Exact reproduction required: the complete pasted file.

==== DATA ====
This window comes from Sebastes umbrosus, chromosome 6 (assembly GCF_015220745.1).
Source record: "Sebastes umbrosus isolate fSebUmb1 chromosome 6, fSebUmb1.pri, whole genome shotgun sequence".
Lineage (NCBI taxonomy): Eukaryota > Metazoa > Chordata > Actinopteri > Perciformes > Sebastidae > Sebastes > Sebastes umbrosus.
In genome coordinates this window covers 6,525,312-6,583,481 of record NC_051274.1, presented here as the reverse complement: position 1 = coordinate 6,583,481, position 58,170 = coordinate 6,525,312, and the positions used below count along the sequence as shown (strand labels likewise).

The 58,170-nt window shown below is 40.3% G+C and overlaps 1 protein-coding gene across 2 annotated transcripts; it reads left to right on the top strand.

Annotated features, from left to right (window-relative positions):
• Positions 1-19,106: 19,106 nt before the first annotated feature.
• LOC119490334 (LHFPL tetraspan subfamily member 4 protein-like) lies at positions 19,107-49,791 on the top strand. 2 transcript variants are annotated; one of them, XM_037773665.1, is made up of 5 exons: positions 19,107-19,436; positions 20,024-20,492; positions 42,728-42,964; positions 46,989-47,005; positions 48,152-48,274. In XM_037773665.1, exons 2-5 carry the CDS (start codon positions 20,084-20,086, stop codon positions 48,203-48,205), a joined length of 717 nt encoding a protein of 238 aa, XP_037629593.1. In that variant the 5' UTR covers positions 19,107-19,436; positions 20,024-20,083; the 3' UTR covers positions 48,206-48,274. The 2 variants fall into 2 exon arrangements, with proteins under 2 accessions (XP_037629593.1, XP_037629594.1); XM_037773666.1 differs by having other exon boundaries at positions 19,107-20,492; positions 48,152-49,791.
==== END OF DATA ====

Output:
This window comes from Sebastes umbrosus, chromosome 6 (assembly GCF_015220745.1).
Source record: "Sebastes umbrosus isolate fSebUmb1 chromosome 6, fSebUmb1.pri, whole genome shotgun sequence".
Lineage (NCBI taxonomy): Eukaryota > Metazoa > Chordata > Actinopteri > Perciformes > Sebastidae > Sebastes > Sebastes umbrosus.
In genome coordinates this window covers 6,525,312-6,583,481 of record NC_051274.1, presented here as the reverse complement: position 1 = coordinate 6,583,481, position 58,170 = coordinate 6,525,312, and the positions used below count along the sequence as shown (strand labels likewise).

The 58,170-nt window shown below is 40.3% G+C and overlaps 1 protein-coding gene across 2 annotated transcripts; it reads left to right on the top strand.

Annotated features, from left to right (window-relative positions):
• Positions 1-19,106: 19,106 nt before the first annotated feature.
• LOC119490334 (LHFPL tetraspan subfamily member 4 protein-like) lies at positions 19,107-49,791 on the top strand. 2 transcript variants are annotated; one of them, XM_037773665.1, is made up of 5 exons: positions 19,107-19,436; positions 20,024-20,492; positions 42,728-42,964; positions 46,989-47,005; positions 48,152-48,274. In XM_037773665.1, exons 2-5 carry the CDS (start codon positions 20,084-20,086, stop codon positions 48,203-48,205), a joined length of 717 nt encoding a protein of 238 aa, XP_037629593.1. In that variant the 5' UTR covers positions 19,107-19,436; positions 20,024-20,083; the 3' UTR covers positions 48,206-48,274. The 2 variants fall into 2 exon arrangements, with proteins under 2 accessions (XP_037629593.1, XP_037629594.1); XM_037773666.1 differs by having other exon boundaries at positions 19,107-20,492; positions 48,152-49,791.